·Alstroemeria pulchella the parrot lily and Alstroemeria aurantiacastrong orange shades and Alstroemeria aurea

·Alstroemeria Ligtu hybrids are shorter and may be used in containers. Also called the lily of the Nile

·Inca Hybrids are also on offer in some areas

·A. psittacina ‘Casablanca’ claims to being white, but the markings create a special effect.

Continue Reading →


Sunflowers for Cutting

Sunflowers look great in a vase but are heavy drinkers and need conditioning in a dark place overnight after cutting.

Valentine Sunflower

I have tended to drift away from growing Sunflowers but now I think my reasons may not be correct.
I tended to grow tall varieties which produce one or few flowers. They were showy but needed support from the wind in our northern hills.
The knew the space was better dedicated to other plants and the only sunflowers that grew this year were self sown from our bird feeders (and the flowers were small weedy efforts that I should have pulled up).
Continue Reading →


Buy British Flowers

We are used to counting food miles so why not flower miles,  the miles a bunch of flowers incurs in getting to your vase. Many supermarket and petrol station now source flowers from long distances such as South Africa, Venezuela, or Kenya as well as Spain and Holland. If you must buy rather than grow your flowers look for British. Lincoln Cornwall and the Channel islands are normal UK suppliers but there is a trend for even more local supply.

Best Flower Sources in Great Britain

  • Your own garden should have a plentyful supply of flowers measured in flower yards not miles. Where would we be without Sweetpeas?
  • Your neighbors may be willing to give the odd bunch of flowers away and you can reciprocate with your excess Sweetpeas.
  • Allotments dug and fertilised by your own sweat are not just for Vegetable. Try some Chrysanthemums and Dahlias as part of a flower cutting area.
  • Wayside farm gates and smallholdings often have a bucket of locally grown flowers for sale at reasonable prices. Why pay for lots of transport and supermarket margins when you can support a British enterprise.

Is this about British national flowers or a shop owned by George Bernard Flowers or even the wholesale florist in Hull? The picture is the later the former is the main thrust of this section of the article.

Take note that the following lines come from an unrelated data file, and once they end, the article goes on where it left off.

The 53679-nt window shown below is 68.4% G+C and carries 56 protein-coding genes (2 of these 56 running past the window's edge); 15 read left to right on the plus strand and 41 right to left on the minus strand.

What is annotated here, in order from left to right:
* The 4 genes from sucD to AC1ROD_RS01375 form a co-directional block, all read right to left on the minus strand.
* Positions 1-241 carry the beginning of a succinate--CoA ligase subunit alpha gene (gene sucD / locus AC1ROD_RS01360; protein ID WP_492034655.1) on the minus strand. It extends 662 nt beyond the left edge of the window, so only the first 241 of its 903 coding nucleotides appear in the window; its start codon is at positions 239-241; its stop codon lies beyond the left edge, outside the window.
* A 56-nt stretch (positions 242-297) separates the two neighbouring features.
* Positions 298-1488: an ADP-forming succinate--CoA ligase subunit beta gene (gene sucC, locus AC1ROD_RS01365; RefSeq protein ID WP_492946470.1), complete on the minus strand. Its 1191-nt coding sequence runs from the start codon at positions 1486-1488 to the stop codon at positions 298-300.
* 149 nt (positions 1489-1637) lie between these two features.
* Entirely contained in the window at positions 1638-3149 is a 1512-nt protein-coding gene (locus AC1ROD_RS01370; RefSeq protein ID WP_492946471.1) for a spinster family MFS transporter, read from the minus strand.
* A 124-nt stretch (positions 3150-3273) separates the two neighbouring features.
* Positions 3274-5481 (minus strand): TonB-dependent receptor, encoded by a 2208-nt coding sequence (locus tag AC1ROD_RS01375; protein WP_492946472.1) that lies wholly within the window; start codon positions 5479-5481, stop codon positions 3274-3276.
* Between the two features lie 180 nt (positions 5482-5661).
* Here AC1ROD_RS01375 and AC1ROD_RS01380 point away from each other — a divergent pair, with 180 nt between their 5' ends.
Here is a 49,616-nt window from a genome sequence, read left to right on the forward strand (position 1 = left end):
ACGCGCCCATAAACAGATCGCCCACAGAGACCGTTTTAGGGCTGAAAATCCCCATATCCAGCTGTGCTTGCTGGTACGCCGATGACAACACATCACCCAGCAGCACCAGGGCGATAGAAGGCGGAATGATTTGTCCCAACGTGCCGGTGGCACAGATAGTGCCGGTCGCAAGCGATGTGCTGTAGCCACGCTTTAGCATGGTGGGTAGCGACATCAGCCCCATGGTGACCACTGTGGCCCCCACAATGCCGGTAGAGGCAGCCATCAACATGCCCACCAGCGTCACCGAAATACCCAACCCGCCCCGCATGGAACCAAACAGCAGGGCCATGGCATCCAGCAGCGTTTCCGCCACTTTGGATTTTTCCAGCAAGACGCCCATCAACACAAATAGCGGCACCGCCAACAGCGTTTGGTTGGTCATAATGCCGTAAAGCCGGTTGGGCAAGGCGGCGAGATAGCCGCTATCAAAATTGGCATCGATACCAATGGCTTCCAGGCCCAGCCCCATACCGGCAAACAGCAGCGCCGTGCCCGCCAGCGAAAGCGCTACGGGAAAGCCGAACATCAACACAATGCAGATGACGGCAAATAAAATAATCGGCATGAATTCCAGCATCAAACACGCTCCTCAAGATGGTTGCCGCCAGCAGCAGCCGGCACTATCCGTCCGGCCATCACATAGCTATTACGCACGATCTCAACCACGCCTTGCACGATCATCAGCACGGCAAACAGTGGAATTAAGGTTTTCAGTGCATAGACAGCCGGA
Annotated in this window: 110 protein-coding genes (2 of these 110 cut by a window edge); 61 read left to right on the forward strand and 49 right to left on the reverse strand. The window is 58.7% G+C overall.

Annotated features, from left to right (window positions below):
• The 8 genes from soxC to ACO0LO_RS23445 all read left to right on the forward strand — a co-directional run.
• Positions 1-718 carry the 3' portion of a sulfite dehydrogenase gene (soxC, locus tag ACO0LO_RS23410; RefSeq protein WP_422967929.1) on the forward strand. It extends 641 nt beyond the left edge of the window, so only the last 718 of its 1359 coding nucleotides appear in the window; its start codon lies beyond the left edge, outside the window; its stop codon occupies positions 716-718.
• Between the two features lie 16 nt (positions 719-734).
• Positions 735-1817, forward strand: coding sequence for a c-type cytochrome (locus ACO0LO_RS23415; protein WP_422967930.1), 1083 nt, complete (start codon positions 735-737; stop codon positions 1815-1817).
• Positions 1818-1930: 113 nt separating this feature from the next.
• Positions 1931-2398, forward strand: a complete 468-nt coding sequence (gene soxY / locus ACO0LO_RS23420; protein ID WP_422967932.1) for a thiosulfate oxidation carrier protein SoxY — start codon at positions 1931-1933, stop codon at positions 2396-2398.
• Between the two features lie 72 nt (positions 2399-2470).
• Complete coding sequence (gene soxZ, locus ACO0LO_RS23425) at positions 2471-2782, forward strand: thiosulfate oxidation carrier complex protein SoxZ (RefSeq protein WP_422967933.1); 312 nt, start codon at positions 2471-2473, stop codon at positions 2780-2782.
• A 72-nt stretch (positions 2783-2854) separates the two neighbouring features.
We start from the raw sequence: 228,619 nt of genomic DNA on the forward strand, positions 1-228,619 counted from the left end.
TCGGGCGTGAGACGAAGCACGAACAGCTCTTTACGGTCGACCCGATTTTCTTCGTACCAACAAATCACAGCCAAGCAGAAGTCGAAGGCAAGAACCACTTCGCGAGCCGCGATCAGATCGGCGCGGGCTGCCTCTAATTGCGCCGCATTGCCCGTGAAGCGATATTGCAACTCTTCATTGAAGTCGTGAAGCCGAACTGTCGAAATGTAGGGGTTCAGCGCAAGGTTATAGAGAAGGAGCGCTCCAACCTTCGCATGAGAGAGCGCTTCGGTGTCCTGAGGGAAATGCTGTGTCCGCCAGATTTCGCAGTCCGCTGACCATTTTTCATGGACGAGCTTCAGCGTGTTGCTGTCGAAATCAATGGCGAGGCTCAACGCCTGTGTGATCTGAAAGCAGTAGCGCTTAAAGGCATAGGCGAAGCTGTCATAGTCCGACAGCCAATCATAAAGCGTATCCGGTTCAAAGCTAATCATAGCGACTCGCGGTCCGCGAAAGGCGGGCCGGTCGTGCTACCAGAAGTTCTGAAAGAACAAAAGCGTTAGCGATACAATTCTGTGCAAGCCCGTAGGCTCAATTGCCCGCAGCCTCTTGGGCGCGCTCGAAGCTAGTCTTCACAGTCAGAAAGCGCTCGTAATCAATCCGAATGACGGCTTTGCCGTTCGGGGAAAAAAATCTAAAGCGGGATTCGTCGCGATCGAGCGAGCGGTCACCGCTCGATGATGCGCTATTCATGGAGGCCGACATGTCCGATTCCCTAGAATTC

National Flowers.

  • The rose was adopted as England’s emblem around the time of the War of the Roses 1455-1485 when Yorkshire sported the white rose and Lancastrians the red rose.The two roses were combined to make the Tudor rose (a red rose with a white centre) by Henry VII when he married Elizabeth of York.
  • In Northern Ireland the shamrock a three-leaved plant similar to a clover is the symbol. It is said that St. Patrick used the shamrock to illustrate the doctrine of the Holy Trinity.
  • The thistle is a prickly-leaved purple flower which was first used in the fifteenth century as a symbol of defence and the ‘Flower of Scotland’.
  • The national flower of Wales is usually considered to be the daffodil and is worn on St David’s day. However, the leek has even older associations as a traditional symbol of Wales
  • Holland and Hungary have both chosen the Tulip whilst France prefer the Iris. Germany have the knapweed and Greenland the willow herb but I guess nothing much flowers in Greenland anyway. Indonesia has cornered the flower market by selecting three national flowers Phalaenopsis, Rafflesia and Jasmine.

The rose, thistle and shamrock are often displayed beneath the shield of the Royal Coat of Arms.  There is a more comprehensive listing on The Flower Expert


Single Colour Hanging Baskets

Good hanging baskets with a bold statement can be achieved by using one type of plant in one colour.
Think about the volume of colour from your chosen flowers over the life of the hanging basket. Keep it simple and you will only need one watering and feeding regime.
The hanging baskets below generally fit into the single colour category with the odd liberty.


I like the powder blue Lobelia. It is far more stunning than the more traditional purple in this large hanging basket.


Petunias in purple, or would you call it mauve, are great for hanging baskets as they produce lots of flowers and self-deadhead.

Hanging Basket 2009

I have not grown Bacopa but like the clean white colour scheme on this hanging basket.

Hanging Basket

Orange is an ususual clour for a hanging basket but there are now some brilliant begonias like these.
Begonia x tuberhybrida ‘Illumination Apricot Shades’ F1 Hybrid is fantastic but would produce a mix of yellow & orange.

Beautiful hanging baskets

Now we get to a cheat with a trailing Lysimachia to under pin the base of the hanging basket which contains red begonias.
Begonia from Thompson & Morgan


Is it fair to call this a single colour. Certainly this veined petunia in pink to purple makes a bold splash of colour.
Petunia Million Bells or Calibrachoa are very floriferous plants to try in hanging baskets.
Petunia seeds at Thompson & Morgan

Hanging hydrangea hallway - Longwood Gardens, 2 May 2011

This would be my hanging basket display of choice. Hydrangeas drink large volumes of water and would not normally feature in baskets but this USA garden at Longwood makes do.

Colour Photo Credits
Hanging Basket 2009 by amandabhslater CC BY-SA 2.0
Hanging Basket by sirwiseowl CC BY-NC-ND 2.0
Beautiful hanging baskets by wallygrom, CC BY-SA 2.0
petunias by NapaneeGal CC BY-NC 2.0
Hanging hydrangea hallway – Longwood Gardens, 2 May 2011 by mmwm CC BY-NC-ND 2.0
Cheerful pelargoniums by tsheko CC BY-NC 2.0

Cheerful pelargoniums
Cheerful pelargoniums